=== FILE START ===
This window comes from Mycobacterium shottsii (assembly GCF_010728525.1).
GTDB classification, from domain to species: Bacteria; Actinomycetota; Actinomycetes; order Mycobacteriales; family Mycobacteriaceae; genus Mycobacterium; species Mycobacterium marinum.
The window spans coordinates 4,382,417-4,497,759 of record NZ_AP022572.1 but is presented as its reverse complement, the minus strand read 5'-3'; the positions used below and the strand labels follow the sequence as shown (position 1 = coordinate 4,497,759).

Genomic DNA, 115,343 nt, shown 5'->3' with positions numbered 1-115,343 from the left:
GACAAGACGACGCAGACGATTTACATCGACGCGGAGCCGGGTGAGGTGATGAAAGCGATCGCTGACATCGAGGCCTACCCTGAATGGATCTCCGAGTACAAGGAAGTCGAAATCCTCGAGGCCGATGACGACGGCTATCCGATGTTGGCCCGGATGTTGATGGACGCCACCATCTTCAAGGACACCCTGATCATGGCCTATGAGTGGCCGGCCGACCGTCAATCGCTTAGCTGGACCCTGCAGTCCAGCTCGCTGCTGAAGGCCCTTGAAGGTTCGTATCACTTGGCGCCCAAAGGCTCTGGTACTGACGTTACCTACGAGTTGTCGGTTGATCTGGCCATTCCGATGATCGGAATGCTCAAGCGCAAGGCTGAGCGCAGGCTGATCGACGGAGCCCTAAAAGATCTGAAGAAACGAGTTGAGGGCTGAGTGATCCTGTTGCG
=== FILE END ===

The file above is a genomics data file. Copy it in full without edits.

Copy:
This window comes from Mycobacterium shottsii (assembly GCF_010728525.1).
GTDB classification, from domain to species: Bacteria; Actinomycetota; Actinomycetes; order Mycobacteriales; family Mycobacteriaceae; genus Mycobacterium; species Mycobacterium marinum.
The window spans coordinates 4,382,417-4,497,759 of record NZ_AP022572.1 but is presented as its reverse complement, the minus strand read 5'-3'; the positions used below and the strand labels follow the sequence as shown (position 1 = coordinate 4,497,759).

Genomic DNA, 115,343 nt, shown 5'->3' with positions numbered 1-115,343 from the left:
GACAAGACGACGCAGACGATTTACATCGACGCGGAGCCGGGTGAGGTGATGAAAGCGATCGCTGACATCGAGGCCTACCCTGAATGGATCTCCGAGTACAAGGAAGTCGAAATCCTCGAGGCCGATGACGACGGCTATCCGATGTTGGCCCGGATGTTGATGGACGCCACCATCTTCAAGGACACCCTGATCATGGCCTATGAGTGGCCGGCCGACCGTCAATCGCTTAGCTGGACCCTGCAGTCCAGCTCGCTGCTGAAGGCCCTTGAAGGTTCGTATCACTTGGCGCCCAAAGGCTCTGGTACTGACGTTACCTACGAGTTGTCGGTTGATCTGGCCATTCCGATGATCGGAATGCTCAAGCGCAAGGCTGAGCGCAGGCTGATCGACGGAGCCCTAAAAGATCTGAAGAAACGAGTTGAGGGCTGAGTGATCCTGTTGCG